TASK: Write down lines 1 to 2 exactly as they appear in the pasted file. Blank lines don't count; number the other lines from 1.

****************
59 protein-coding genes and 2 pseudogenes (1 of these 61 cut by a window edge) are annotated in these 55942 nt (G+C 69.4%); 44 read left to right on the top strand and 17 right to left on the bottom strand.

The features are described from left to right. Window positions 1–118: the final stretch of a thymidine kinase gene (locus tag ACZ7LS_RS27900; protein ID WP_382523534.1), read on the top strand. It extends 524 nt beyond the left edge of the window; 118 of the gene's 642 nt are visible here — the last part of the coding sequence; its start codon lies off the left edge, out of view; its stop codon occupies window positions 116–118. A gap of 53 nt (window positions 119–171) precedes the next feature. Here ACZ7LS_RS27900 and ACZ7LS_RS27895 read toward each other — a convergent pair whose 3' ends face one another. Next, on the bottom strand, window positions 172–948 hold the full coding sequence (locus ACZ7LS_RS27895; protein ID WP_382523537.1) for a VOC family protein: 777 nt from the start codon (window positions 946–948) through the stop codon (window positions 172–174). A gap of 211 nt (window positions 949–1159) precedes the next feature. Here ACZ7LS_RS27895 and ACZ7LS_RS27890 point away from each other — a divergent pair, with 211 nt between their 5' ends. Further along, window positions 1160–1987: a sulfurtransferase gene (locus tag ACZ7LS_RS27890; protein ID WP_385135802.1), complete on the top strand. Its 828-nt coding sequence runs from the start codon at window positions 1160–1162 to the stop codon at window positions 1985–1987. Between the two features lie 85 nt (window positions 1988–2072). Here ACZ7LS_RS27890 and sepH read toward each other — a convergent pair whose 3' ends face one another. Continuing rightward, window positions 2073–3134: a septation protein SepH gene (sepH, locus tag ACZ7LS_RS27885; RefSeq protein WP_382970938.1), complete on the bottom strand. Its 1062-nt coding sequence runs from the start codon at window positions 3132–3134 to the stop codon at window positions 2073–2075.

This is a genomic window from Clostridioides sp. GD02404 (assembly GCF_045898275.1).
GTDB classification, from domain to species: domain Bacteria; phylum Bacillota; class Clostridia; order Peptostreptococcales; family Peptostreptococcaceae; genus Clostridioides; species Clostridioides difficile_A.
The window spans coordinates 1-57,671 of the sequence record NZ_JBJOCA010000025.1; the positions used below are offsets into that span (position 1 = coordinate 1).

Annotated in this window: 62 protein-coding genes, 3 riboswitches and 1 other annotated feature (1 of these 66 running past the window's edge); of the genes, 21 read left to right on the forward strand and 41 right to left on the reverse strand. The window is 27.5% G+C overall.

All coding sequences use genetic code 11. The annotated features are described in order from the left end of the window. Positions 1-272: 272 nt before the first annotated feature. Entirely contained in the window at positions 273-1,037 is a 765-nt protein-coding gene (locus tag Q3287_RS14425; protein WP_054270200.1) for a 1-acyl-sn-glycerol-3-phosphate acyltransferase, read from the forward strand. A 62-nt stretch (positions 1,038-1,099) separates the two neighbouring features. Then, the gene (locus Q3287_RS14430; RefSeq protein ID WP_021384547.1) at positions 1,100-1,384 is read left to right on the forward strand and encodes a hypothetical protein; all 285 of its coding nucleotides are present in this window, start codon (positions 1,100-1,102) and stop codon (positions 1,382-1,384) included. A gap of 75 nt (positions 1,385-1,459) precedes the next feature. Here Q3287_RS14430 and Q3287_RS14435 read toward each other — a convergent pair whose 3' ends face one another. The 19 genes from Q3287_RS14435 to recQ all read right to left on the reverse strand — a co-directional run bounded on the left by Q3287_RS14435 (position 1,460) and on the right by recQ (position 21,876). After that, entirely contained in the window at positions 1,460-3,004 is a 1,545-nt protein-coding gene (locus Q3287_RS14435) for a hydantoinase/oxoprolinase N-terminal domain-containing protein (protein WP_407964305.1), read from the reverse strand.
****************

59 protein-coding genes and 2 pseudogenes (1 of these 61 cut by a window edge) are annotated in these 55942 nt (G+C 69.4%); 44 read left to right on the top strand and 17 right to left on the bottom strand.

The features are described from left to right. Window positions 1–118: the final stretch of a thymidine kinase gene (locus tag ACZ7LS_RS27900; protein ID WP_382523534.1), read on the top strand. It extends 524 nt beyond the left edge of the window; 118 of the gene's 642 nt are visible here — the last part of the coding sequence; its start codon lies off the left edge, out of view; its stop codon occupies window positions 116–118. A gap of 53 nt (window positions 119–171) precedes the next feature. Here ACZ7LS_RS27900 and ACZ7LS_RS27895 read toward each other — a convergent pair whose 3' ends face one another. Next, on the bottom strand, window positions 172–948 hold the full coding sequence (locus ACZ7LS_RS27895; protein ID WP_382523537.1) for a VOC family protein: 777 nt from the start codon (window positions 946–948) through the stop codon (window positions 172–174). A gap of 211 nt (window positions 949–1159) precedes the next feature. Here ACZ7LS_RS27895 and ACZ7LS_RS27890 point away from each other — a divergent pair, with 211 nt between their 5' ends. Further along, window positions 1160–1987: a sulfurtransferase gene (locus tag ACZ7LS_RS27890; protein ID WP_385135802.1), complete on the top strand. Its 828-nt coding sequence runs from the start codon at window positions 1160–1162 to the stop codon at window positions 1985–1987. Between the two features lie 85 nt (window positions 1988–2072). Here ACZ7LS_RS27890 and sepH read toward each other — a convergent pair whose 3' ends face one another. Continuing rightward, window positions 2073–3134: a septation protein SepH gene (sepH, locus tag ACZ7LS_RS27885; RefSeq protein WP_382970938.1), complete on the bottom strand. Its 1062-nt coding sequence runs from the start codon at window positions 3132–3134 to the stop codon at window positions 2073–2075.